Calliope Hummingbird

Calliope hummingbird male
Calliope Hummingbirds male (credit: Rocky Raybell)
Calliope hummingbird female
Calliope Hummingbird female (credit: Rocky Raybell)

The tiny ping ball-sized Calliope Hummingbird is the smallest bird in the United States but still manages to fly more than 5000 miles each year all the way from Mexico up as far as Canada and back.

They also punch above their weight when it comes to defending their territory and even chase Red-tailed Hawks.

Male Calliope Hummingbirds have bright magenta rays on their throats (known as the gorget), glossy green crowns, backs and flanks, and dark brown tails. Their underparts are white.

Females have the same glossy green crowns, backs, and wings, but lack the iridescent magenta throats of the males. Instead, they have dark streaks on the throat. They are also pinkish-white underneath rather than white in the males.

  • Selasphorus calliope
  • Length: 3.1 – 3.5 in (8 – 9 cm)
  • Weight: 0.1 oz (2.3 – 3.4 g)
  • Wingspan: 4.1 – 4.3 in (10.5 – 11 cm)


Calliope Hummingbirds’ spring migration is to the Rocky Mountains along the Pacific Coast to breeding areas in California, Colorado, and up to northwestern states, Alberta, British Columbia, and Vancouver Island. They start migration relatively early in February to arrive from Mid-April to early May as far north as Canada.

Fall migration is by the Rocky Mountains to wintering grounds in southwestern Mexico, but also more recently to the Gulf Coast in late August and September.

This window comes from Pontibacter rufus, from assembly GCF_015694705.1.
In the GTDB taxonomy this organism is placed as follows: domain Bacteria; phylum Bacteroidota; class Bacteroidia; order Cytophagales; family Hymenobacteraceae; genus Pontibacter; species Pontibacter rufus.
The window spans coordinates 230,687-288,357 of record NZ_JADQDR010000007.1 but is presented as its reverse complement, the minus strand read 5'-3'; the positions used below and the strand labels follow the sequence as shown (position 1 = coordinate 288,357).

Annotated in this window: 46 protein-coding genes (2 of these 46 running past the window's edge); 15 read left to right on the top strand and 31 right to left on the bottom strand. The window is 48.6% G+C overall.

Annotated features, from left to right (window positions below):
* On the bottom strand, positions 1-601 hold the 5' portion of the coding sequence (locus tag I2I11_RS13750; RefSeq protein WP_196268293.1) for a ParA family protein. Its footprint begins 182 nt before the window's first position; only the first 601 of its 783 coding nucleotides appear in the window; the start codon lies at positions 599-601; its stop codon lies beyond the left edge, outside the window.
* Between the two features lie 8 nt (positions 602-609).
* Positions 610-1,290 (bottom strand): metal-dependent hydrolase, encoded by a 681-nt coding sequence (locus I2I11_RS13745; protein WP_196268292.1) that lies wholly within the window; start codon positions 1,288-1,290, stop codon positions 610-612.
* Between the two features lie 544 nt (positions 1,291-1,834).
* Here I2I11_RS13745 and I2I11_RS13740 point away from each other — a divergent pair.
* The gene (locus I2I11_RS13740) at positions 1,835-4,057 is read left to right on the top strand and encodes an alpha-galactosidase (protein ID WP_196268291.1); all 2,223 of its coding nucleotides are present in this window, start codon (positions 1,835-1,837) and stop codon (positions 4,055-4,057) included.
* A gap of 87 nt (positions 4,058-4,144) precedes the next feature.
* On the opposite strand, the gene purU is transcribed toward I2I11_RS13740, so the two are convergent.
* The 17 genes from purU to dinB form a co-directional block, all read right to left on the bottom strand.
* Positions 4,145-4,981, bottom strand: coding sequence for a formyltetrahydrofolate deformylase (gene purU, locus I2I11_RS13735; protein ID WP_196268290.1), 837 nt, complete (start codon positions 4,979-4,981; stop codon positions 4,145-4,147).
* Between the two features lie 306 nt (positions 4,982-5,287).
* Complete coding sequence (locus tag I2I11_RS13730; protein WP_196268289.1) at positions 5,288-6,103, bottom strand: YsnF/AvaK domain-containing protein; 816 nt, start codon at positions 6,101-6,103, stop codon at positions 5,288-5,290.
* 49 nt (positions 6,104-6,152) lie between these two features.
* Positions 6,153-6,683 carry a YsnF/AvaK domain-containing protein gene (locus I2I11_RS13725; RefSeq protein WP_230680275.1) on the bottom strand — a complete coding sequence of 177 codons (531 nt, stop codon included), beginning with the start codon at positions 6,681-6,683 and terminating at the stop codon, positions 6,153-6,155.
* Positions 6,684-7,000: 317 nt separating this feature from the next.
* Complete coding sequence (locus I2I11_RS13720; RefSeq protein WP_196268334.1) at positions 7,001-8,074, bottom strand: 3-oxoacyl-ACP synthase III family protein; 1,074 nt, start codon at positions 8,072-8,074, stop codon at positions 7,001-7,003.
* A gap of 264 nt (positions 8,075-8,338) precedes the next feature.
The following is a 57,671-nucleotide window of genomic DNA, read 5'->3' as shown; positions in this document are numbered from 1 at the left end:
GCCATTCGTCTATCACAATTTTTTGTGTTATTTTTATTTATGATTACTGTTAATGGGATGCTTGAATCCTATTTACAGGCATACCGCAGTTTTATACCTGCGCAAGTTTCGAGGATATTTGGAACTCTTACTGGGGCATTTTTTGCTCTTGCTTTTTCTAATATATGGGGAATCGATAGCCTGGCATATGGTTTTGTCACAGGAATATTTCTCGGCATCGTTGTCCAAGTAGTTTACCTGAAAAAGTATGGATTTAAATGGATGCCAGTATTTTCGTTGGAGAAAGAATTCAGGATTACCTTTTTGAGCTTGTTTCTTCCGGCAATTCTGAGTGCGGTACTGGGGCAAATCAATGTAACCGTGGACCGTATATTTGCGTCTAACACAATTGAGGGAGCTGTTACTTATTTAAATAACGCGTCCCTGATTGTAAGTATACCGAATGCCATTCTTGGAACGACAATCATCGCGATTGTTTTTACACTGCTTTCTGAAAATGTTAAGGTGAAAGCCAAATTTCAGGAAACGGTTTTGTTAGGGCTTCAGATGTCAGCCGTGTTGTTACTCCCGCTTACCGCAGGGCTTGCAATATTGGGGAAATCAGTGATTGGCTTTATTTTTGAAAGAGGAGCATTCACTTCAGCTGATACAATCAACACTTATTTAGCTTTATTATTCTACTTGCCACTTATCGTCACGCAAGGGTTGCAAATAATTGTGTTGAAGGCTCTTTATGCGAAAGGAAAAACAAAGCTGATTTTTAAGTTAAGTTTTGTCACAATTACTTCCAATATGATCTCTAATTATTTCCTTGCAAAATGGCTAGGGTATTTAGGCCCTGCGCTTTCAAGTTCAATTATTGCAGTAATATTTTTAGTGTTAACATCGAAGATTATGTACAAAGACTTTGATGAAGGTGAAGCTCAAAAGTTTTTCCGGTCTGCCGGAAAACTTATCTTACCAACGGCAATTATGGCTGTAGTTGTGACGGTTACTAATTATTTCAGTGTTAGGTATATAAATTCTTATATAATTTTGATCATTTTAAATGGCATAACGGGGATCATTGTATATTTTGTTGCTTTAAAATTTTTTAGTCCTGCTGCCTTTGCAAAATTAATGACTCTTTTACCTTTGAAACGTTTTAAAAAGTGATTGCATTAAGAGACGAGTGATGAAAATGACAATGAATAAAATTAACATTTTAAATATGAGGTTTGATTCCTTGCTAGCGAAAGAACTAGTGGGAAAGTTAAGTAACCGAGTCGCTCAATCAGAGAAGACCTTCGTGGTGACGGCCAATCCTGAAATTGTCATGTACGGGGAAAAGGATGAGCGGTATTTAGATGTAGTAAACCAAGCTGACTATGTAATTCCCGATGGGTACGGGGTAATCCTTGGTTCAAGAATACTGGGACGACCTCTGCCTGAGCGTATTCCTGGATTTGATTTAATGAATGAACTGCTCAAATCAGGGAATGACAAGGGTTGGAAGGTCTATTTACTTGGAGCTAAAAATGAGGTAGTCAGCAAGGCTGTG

Habitat And Diet

You can find Calliope Hummingbirds in mountain meadows and willow and aspen thickets near streams during the breeding season. They are also seen in open forests that are regenerating after a forest fire or logging activities.

Because of their size, Calliope Hummingbirds usually take nectar from cup-shaped flowers or tubular flowers that are not actively fed on by larger hummingbirds. They also catch insects midair. They also frequent sap wells created by sapsuckers and take advantage of the sap and insects that get stuck in them.

Calliope Hummingbird Call And Drumming:


Nests are usually on evergreen trees underneath overhanging branches that serve as protection from the cold. The nests look like a cone camouflaged by lichen, moss, or bark, and wrapped by spiderwebs. In the next nesting attempts, they may reuse them or build on top of an old nest.

The female lays only two eggs that are incubated for fifteen to sixteen days. Males do not care for the young but they do chase intruders away.

Fun Fact:

Calliope Hummingbirds aid in pollination when they collect nectar from columbine, trumpet gilia, and elephant head plants.